Each of the three test films were slit into widths appropriate for the cigarette package overwrapping machinery and wound onto rolls for use in overwrapping conventional soft packs. The overwrap equipment utilized is capable of overwrapping cigarette packages with conventional OPP overwrap at rates up to 500 packages per minute. A rate of 470 packages per minute was experimentally achieved with the three test overwraps on the GD overwrapping apparatus. Comparative moisture and oxygen barrier tests on the metallized PET overwrap film of the invention compared with a conventional 80 gauge OPP overwrap gave the following results:
TABLE 1______________________________________ Moisture Transmission Oxygen Transmission (gms/100 in2 /24 hr.) (cc/100 in2 /24 hr.) at 100° F. 90% RH at 73° F. 0% RH______________________________________48 ga. 0.038 0.1metallized PET80 ga. OPP 0.516 113.0______________________________________
A standard shelf life study was conducted to determine the moisture loss (or gain) over time of the tobacco of cigarettes packaged in three types of packages, namely, unwrapped standard cartons, standard cartons overwrapped with 80 gauge OPP and standard cartons overwrapped with metallized PET (MPET) according to this invention. All standard cartons contained cigarette packages overwrapped with 80 gauge OPP. Sample cartons for the shelf life study were selected from a plurality of standard cartons manufactured at the same time to insure that all sample cartons had the same initial moisture content. Some of the sample cartons were overwrapped with 80 gauge OPP, some were overwrapped with MPET and some were not overwrapped (i.e., unwrapped). To establish the initial moisture content of the cigarette tobacco packaged in the sample cartons, tobacco from one of the sample cartons was removed from the cigarettes in that carton and the actual moisture content of the tobacco as a percentage of total tobacco weight was determined according to standard procedure. That value of actual moisture content represented the initial moisture content of the tobacco in all sample cartons. The sample cartons were weighed to determine the initial weight for each carton at the initial moisture content. The cartons were then divided into three groups, each group including cartons of each type, i.e., unwrapped, 80 ga. OPP overwrap and MPET overwrap. Each group of the three carton types was placed in one of three different controlled environments of a given temperature (T) and relative humidity (RH). Periodically, the cartons of each group were weighed and, based on the initial moisture content and the difference in weight from the initial weight of each sample carton, the moisture content of the tobacco in each carton was calculated. The average moisture content of the sample cartons of each type after seven (7) weeks is presented in Table 2 below.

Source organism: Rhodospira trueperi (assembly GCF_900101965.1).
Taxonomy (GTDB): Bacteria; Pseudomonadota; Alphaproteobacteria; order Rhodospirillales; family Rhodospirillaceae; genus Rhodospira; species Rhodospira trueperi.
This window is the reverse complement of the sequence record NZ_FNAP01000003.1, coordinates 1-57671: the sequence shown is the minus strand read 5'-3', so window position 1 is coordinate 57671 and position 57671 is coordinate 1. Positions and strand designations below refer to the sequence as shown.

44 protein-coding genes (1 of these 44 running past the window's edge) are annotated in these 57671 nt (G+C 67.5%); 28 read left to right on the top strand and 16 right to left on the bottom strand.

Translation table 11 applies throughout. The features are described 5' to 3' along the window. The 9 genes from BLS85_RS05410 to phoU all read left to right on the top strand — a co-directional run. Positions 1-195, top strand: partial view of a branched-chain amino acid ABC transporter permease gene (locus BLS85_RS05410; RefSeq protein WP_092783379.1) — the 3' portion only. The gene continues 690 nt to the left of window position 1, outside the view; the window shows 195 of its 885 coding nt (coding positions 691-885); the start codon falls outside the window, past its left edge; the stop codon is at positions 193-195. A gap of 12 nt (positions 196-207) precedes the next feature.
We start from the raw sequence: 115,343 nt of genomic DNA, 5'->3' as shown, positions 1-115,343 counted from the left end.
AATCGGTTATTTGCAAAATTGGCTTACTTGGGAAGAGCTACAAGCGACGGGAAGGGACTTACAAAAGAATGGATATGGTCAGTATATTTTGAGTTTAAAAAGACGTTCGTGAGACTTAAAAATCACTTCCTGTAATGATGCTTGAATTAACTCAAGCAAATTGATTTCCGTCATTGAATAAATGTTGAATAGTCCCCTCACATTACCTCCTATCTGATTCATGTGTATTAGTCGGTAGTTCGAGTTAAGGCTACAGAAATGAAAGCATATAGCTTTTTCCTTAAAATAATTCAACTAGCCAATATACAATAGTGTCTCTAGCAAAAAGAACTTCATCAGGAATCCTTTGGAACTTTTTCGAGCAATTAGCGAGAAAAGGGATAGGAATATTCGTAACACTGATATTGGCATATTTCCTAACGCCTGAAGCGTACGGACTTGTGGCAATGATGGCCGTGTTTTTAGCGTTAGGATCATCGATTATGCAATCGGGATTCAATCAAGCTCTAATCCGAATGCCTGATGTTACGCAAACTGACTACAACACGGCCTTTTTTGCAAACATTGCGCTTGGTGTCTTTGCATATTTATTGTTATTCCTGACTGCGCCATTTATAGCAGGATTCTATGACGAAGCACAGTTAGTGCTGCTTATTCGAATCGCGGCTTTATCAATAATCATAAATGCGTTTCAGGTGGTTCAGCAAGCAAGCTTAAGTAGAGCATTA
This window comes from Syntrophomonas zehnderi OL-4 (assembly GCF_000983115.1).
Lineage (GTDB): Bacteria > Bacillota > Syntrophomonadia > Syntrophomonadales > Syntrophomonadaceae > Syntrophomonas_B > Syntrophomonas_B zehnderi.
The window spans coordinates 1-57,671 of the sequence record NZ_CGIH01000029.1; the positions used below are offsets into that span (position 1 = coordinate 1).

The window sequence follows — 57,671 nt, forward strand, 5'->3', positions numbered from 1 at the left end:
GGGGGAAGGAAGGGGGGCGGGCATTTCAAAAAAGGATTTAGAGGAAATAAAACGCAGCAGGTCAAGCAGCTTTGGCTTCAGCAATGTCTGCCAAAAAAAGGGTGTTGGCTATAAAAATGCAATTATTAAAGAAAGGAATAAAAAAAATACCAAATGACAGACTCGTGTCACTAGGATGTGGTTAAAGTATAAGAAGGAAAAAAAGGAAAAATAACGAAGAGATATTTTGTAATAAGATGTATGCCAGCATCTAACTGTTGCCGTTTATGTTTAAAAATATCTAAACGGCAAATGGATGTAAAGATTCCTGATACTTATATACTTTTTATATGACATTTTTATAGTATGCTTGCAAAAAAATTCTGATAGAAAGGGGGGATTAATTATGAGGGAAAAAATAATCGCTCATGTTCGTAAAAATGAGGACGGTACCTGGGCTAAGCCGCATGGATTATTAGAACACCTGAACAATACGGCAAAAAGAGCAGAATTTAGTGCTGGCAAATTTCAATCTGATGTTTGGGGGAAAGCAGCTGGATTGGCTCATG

TABLE 2______________________________________INITIAL MOISTURE CONTENTMOISTURE % AT 7 WEEKST °F./ CONTENT Std Carton Std Carton Std CartonRH % % Unwrapped 80 ga. OPP MPET______________________________________93/20 12.3 7.4 9.9 11.976/34 12.3 11.0 11.8 12.288/80 12.3 14.2 12.9 12.3______________________________________
While the barrier packaging material of the present invention has been illustrated and described herein as an overwrap for packages and cartons of smoking articles, it is also possible to use the packaging material of the invention as an inner liner or inner wrap in lieu of the conventional metal foil/paper laminate. When used as an inner wrap, the packaging material of the invention need not be printed and may have a heat seal layer applied to one or both entire sides thereof. The outer label wrap may be a conventional soft or hard pack container and the overwrap may be a conventional optically clear OPP heat sealable overwrap with a tear tape.
Referring to FIG. 4, this alternate embodiment includes: (1) an inner liner 54 comprising a metallized PET film, printed or unprinted, with a heat seal layer or layers for heat sealing the folded top wall or flap 66 and the bottom wall or flap (not shown); (2) an outer label 56 of paper with printed indicia; and (3) an overwrap 68 of an optically clear polymeric material, such as heat sealable OPP. A tear tape similar to the tear tape 72 is arranged on the inner liner 54 for slitting the metallized PET film of the inner liner of this alternate embodiment.
In this alternate embodiment, since the barrier properties are provided by the heat sealed inner liner, the heat seal characteristics of the overwrap are not as critical as in a conventional cigarette package. Accordingly, the slip characteristics of the overwrap may be substantially improved with no sacrifice of barrier properties of the overall package.
The packaging material of the invention could also be used as the outer label wrap printed with appropriate indicia and with heat seal layers on one or both sides thereof. The inner wrap may be a conventional metal foil/paper laminate and the overwrap may be a conventional optically clear OPP heat sealable overwrap with a tear tape. It is also possible to use only the metallized PET packaging material to package the smoking articles so long as the package or its contents provides sufficient support for forming the heat seals along the seams/flaps of the package.